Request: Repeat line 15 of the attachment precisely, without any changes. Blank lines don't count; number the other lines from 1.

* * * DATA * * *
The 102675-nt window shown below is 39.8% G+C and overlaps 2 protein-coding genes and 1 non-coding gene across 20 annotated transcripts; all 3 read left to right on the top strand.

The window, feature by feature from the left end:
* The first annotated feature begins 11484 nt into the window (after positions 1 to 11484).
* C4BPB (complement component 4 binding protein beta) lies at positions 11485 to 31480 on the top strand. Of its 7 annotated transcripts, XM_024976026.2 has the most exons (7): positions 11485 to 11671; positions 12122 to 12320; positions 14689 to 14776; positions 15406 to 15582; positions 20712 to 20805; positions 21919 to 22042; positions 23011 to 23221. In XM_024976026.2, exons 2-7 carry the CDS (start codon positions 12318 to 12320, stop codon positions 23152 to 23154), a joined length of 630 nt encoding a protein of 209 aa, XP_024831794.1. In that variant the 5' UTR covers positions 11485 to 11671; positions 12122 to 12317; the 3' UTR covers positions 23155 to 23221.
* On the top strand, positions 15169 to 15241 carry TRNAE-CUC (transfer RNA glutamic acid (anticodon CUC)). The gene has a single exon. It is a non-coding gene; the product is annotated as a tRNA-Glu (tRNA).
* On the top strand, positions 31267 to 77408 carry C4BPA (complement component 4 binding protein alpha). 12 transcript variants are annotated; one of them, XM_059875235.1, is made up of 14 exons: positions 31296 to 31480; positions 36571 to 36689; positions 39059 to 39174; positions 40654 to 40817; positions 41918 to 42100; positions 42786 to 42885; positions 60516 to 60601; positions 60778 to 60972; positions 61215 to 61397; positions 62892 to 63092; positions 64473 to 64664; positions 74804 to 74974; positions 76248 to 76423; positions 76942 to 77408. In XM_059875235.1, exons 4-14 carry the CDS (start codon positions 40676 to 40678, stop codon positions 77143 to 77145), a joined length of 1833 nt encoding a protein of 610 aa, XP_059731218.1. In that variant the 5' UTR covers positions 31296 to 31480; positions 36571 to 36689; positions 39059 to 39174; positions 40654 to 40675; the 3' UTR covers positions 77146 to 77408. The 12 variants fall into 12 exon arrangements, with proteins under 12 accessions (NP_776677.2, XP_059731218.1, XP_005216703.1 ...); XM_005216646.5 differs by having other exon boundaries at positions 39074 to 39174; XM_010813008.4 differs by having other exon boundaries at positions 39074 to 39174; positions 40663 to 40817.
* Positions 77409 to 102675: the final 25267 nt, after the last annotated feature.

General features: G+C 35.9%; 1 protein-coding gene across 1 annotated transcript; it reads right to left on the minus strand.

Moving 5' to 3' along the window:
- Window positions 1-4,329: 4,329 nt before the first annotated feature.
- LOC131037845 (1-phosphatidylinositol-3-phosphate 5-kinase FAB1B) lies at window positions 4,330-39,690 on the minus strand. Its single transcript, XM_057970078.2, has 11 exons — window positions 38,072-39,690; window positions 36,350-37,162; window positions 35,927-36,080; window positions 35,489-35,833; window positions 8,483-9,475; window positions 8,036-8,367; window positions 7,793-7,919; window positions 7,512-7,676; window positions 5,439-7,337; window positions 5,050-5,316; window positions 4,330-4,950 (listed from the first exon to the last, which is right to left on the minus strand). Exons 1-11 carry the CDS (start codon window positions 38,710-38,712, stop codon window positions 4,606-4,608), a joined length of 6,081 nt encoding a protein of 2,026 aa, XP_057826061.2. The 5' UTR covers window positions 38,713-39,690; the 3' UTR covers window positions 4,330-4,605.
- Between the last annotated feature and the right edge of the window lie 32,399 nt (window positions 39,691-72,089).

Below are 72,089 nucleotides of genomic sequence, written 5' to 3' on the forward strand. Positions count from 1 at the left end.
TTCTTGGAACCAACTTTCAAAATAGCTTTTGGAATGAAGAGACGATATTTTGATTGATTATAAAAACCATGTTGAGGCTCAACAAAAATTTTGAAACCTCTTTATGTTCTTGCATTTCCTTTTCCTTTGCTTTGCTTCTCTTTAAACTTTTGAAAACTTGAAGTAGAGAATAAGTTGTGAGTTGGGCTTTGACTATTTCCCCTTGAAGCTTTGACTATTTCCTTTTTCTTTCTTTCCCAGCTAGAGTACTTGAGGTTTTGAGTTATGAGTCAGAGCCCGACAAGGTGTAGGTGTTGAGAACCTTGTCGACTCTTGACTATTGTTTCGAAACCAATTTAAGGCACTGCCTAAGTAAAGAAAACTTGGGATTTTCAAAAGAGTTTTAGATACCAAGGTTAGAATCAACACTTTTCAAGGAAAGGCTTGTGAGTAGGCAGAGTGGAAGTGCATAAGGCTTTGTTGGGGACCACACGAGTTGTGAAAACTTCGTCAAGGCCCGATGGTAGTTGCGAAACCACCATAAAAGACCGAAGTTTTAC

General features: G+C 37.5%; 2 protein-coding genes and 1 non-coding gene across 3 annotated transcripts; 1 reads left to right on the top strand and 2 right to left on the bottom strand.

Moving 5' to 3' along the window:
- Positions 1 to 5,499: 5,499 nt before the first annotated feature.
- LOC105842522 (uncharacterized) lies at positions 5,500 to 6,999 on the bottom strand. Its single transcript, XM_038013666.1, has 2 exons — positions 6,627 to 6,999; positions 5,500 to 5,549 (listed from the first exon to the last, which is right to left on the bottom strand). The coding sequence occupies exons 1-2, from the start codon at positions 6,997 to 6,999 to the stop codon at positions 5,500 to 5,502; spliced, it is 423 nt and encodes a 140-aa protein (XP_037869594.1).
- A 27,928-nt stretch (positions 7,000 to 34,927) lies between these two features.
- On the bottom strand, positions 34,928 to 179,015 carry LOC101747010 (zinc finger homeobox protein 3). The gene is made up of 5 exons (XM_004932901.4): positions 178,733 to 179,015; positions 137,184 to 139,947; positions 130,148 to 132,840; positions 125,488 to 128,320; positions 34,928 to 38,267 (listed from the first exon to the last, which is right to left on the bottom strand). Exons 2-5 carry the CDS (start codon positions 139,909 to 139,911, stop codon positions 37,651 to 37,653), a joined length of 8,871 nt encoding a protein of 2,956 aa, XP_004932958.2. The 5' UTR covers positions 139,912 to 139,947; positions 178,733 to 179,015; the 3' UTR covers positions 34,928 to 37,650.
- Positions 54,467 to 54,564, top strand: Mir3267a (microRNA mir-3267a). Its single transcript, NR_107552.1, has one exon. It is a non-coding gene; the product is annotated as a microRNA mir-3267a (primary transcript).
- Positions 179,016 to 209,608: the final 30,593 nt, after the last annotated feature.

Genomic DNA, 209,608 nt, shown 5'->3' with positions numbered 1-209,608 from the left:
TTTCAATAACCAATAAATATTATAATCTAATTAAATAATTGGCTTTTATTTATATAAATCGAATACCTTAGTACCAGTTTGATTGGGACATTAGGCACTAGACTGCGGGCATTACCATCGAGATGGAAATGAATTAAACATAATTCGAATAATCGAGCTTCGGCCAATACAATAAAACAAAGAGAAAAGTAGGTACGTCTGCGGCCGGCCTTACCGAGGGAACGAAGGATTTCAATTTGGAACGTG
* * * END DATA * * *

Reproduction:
General features: G+C 37.5%; 2 protein-coding genes and 1 non-coding gene across 3 annotated transcripts; 1 reads left to right on the top strand and 2 right to left on the bottom strand.